“These companies have access to policy makers that people who are arguably trying to act in the public interest rather than in the private interest do. [...] We’ve given them money to extract oil and gas and I think that that’s something that could only come about if there was a disproportionate amount of influence that those companies exercised over policy making because it’s certainly not in the public interest.”
Tessa’s point is echoed by economist Ann Pettifor, who has been lauded for predicting the financial crash of 2008. For Ann, the aspect of the oil machine’s power is deeply damaging for the rest of society:
“It’s pretty much a corrupt relationship between a powerful sector that has lobbied government to reduce taxes both powerful North Sea oil sector but also a powerful financial sector that has more or less bought politicians, especially in the United States, and corrupted the process, the democratic process in order to ensure that they, unlike you and I, don’t pay taxes.”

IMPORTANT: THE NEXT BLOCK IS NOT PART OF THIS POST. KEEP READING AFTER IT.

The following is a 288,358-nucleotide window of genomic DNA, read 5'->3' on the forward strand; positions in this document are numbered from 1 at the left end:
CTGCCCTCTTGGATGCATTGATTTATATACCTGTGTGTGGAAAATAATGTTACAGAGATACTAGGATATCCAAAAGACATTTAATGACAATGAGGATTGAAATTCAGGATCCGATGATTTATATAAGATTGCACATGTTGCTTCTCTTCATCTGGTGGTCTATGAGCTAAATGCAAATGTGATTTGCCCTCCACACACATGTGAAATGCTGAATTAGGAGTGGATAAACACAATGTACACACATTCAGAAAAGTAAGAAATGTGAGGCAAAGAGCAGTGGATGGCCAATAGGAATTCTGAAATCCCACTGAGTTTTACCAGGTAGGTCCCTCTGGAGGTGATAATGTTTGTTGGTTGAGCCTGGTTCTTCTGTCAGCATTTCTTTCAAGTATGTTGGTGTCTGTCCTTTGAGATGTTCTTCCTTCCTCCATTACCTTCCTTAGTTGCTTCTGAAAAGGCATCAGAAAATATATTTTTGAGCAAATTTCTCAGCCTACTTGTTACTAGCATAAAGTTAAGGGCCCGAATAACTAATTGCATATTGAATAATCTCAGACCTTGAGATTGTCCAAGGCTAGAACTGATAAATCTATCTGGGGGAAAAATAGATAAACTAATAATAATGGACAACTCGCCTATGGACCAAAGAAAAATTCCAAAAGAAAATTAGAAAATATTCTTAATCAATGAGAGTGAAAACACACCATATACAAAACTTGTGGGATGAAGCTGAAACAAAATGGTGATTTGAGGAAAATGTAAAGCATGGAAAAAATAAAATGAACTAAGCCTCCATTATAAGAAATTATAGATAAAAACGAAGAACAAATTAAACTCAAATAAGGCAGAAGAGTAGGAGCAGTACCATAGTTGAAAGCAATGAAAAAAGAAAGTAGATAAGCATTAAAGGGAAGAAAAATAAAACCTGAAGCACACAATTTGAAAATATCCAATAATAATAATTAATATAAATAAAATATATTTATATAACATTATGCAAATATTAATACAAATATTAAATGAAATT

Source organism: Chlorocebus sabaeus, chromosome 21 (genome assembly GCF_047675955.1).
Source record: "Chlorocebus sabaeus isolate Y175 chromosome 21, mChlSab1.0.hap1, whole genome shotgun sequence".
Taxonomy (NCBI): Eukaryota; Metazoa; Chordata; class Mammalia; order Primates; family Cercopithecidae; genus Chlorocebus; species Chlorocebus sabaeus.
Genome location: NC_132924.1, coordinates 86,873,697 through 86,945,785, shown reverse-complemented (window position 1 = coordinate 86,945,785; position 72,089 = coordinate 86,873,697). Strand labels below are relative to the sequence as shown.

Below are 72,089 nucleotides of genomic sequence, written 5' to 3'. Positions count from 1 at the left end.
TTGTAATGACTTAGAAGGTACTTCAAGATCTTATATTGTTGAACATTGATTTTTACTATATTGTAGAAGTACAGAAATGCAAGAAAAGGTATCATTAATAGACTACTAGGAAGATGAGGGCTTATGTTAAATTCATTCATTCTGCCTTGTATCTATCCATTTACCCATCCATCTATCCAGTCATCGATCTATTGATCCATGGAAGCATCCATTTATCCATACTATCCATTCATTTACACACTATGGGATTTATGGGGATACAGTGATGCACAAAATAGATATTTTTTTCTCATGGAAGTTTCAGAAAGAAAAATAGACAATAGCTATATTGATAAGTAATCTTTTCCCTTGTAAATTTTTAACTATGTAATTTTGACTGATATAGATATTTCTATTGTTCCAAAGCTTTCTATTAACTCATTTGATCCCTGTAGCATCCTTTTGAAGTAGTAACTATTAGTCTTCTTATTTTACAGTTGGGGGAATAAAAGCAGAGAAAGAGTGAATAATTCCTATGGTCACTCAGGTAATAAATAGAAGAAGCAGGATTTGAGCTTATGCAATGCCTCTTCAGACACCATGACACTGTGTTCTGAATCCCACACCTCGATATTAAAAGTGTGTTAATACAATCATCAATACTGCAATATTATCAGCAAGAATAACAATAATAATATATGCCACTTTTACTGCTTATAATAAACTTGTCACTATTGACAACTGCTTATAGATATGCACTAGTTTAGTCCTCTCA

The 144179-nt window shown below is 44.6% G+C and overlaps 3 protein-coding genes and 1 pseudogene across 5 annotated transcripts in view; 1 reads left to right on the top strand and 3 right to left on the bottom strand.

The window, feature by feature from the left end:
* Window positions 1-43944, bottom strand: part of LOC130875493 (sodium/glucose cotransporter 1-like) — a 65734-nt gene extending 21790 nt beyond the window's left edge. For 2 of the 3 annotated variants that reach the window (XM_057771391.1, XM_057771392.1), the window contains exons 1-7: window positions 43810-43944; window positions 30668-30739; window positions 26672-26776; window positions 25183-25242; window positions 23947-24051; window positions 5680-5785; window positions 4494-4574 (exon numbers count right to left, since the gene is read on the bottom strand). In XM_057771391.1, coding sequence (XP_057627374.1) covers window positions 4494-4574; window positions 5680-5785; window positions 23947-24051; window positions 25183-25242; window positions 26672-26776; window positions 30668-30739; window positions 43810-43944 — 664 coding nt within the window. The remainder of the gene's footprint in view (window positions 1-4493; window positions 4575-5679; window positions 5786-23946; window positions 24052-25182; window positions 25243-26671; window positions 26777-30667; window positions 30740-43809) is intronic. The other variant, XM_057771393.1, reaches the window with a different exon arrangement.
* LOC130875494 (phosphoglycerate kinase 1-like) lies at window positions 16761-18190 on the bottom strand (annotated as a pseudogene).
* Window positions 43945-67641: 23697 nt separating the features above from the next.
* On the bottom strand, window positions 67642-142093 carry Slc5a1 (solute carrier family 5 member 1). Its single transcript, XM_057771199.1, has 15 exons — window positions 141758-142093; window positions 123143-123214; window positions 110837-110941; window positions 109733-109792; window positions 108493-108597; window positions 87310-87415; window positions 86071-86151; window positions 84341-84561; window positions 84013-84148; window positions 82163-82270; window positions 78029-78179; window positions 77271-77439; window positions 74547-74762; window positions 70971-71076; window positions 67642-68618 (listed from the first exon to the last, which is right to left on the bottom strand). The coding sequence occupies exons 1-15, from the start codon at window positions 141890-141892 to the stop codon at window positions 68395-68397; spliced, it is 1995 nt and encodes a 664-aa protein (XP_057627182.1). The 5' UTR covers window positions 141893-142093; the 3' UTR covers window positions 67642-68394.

Thanks to its privileged status, the oil machine operates largely on terms that it sets itself. This partly explains why the UK claims to be a leader on climate change but actually breaches its own legal climate commitments in practice:
“The UK has a policy of maximising economic recovery of offshore oil and gas and that is completely inconsistent with the climate commitments it’s made internationally, it’s very difficult to square with the UK’s own net zero agenda. And given the UK’s historic responsibility for the climate crisis, I think it’s critical that the UK shows leadership on this issue.”